For many years, when I was a manager, I thought that performance objectives were only good for the ‘numbers’ part of a job. I thought they were about; volume of work, % of sales, $ in savings etc. How wrong I was! Here’s my Deadly Sin No 3:
Deadly Sin No. 3 – Only focusing on the numbers
Focusing performance objectives only on the numbers (as I did) is a simple, but big, mistake to make. Why? Because the most effective way to use performance objectives is for defining and managing the behavioural element of our employee’s job. Let me explain why
Performance Objectives – The Behaviours
I’ve written before about the importance of behavioural performance objectives (read more at ‘Performance Objectives: The ‘what’ and the ‘how’’). Without repeating myself too much the key reasons for managing employee behaviours are:
- Because your employees behaviours are vital to the success of your team and business. You just can’t have a high performing team without effective behaviours
- Because we all, at some level, judge our employees on the way they behave
- Because inappropriate or ineffective behaviours are the root cause of most employee performance problems
So a key question now is:
How do we write behavioural Performance Objectives?
Here’s a three-step process for identifying and describing behavioural objectives:
Step One. Identify the Crucial Behaviours
The key questions to ask are:
- What are the behaviours that differentiate us from our competitors?
- What are the behaviours that contribute most to our success?
- What behaviours must a person demonstrate to be successful in this job?
- What do I want from the people I manage?
Step Two. Describe the Behaviours
Having identified the behaviours you need your employees to demonstrate, here are some methods for describing those behaviours. The overriding question you are seeking to answer is ‘what does this behaviour look like demonstrated in practice?’
Here are three approaches:
1. Use a Model
Think of someone who already demonstrates the behaviour. If, for example, you are trying to describe ‘creativity’ think of someone you consider to be creative and then note down the behaviours that person demonstrates in that area. (Read more at ‘Writing Performance Objectives – Using a Model’)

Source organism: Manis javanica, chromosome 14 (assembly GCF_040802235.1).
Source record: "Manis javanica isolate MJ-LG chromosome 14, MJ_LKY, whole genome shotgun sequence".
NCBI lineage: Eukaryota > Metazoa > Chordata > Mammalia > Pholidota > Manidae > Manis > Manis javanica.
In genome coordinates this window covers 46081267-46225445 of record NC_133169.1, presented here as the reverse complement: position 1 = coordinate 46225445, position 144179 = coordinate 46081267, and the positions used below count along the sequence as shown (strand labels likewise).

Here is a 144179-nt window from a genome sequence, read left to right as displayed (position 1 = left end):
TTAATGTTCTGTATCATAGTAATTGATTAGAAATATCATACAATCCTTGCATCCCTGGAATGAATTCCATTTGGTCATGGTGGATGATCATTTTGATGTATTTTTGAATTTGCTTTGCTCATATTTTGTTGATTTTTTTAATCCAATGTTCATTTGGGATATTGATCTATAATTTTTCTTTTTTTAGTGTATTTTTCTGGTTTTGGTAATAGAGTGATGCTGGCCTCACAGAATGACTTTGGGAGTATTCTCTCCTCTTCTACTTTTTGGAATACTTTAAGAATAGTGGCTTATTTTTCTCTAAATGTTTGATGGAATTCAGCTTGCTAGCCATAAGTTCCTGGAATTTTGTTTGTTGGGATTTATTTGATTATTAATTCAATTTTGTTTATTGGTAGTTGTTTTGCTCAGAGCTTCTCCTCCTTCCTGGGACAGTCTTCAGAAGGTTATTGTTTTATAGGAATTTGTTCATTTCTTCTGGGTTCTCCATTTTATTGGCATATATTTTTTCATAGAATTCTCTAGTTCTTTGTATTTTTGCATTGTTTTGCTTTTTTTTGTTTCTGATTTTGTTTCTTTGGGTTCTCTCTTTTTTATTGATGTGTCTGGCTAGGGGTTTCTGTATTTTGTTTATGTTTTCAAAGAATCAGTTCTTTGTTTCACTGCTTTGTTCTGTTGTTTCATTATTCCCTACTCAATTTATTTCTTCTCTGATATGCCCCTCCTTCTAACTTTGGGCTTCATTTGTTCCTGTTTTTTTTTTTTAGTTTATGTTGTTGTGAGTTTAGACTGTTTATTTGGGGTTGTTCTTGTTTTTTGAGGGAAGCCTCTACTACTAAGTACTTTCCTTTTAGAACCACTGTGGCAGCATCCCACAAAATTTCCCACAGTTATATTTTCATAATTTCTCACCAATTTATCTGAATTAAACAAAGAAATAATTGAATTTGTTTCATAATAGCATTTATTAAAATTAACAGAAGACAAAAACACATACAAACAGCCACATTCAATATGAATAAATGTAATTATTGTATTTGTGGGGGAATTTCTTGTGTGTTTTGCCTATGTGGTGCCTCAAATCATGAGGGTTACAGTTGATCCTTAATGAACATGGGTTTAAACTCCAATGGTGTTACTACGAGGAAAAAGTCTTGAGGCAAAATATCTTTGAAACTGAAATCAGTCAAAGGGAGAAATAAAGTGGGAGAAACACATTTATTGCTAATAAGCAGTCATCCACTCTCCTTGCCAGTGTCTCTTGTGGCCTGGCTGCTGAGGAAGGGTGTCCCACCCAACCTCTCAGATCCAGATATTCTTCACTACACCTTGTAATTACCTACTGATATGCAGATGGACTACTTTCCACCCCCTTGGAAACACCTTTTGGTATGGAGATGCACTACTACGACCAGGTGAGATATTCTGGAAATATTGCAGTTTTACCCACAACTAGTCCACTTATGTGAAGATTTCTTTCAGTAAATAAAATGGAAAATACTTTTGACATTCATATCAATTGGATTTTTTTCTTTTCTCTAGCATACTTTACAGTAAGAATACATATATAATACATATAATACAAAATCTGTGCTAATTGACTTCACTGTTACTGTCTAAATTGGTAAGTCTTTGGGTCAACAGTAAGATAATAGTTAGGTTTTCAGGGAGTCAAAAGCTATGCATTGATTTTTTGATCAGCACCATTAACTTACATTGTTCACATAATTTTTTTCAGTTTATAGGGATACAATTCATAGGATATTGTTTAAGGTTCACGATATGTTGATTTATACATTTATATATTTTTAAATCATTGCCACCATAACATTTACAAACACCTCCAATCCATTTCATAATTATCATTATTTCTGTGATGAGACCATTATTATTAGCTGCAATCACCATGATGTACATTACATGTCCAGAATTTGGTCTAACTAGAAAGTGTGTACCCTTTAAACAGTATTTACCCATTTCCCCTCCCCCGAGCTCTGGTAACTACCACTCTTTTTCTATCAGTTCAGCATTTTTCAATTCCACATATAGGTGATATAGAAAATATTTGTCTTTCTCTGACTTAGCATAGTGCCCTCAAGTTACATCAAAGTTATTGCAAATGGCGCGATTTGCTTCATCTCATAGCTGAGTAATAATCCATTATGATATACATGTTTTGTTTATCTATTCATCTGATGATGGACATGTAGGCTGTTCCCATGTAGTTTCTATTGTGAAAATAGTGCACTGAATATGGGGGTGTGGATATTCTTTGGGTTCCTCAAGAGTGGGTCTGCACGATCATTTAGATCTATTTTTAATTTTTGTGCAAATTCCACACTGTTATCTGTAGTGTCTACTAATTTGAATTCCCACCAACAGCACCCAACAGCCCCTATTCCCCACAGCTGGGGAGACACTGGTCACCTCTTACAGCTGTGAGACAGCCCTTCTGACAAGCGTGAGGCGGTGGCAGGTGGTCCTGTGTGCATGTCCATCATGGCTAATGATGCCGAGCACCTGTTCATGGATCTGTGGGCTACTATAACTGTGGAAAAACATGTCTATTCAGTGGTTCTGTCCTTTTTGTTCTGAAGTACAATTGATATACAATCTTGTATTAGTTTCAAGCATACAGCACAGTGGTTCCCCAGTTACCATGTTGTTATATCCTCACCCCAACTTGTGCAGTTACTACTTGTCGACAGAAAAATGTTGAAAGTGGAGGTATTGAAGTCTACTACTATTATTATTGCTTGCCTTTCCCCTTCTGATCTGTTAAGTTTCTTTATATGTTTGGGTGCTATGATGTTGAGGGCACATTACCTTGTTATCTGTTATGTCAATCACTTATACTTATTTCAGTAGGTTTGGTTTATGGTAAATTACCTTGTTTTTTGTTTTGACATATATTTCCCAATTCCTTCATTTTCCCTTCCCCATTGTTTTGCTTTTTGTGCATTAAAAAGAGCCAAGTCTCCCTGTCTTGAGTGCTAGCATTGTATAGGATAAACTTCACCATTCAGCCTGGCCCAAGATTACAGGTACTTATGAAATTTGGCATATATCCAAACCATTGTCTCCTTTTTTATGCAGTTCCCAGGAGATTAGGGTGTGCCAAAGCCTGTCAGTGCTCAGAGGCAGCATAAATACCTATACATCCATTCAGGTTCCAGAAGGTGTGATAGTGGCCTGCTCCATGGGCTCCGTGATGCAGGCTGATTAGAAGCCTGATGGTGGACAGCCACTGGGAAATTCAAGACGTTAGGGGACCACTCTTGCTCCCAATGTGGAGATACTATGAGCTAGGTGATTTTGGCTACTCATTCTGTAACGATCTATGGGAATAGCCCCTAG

2. Use your Vision
Ask yourself the question what would it look like? What behaviours would creative people demonstrate in your business? What would creativity look like in practice? What would a person need to do for you to consider them to be creative?
3. Use some Reverse Thinking
Turn the question around by asking what do people who aren’t creative do, or not do? You might think of someone who you think is totally lacking in creativity. What are the behaviours they are demonstrating, or not demonstrating, that makes you think of them in this way? It’s strange but it’s often easier to define what ‘it’ looks like done badly rather than done well. (Read more at ‘Writing Performance Objectives Using Reverse Thinking‘)
Step Three. Writing the Behavioural Performance Objectives
The skill here is in the language used and the discipline lies in the ability to focus on observable behaviours. In short, if you can’t watch someone doing ‘it’ or see the evidence of them having done ‘it’ then it’s unlikely you’ve described behaviour
Effective performance management is much more than managing the ‘numbers’. It’s vitally important that your employees understand both your expectations of their behaviours – the behaviours that directly impact the success of your business – and why those behaviours are so important to the business. Managing the behavioural element of your employee’s performance enables you to help your employees achieve that clarity and perform to the standards you and your business needs
Do you want to read more about Performance Objectives?
Why not take a look at my e-book ‘Motivating Your Staff with Powerful Performance Objectives’ – a step-by-step guide for managers, team leaders and supervisors who want to motivate their staff to high performance. More details HERE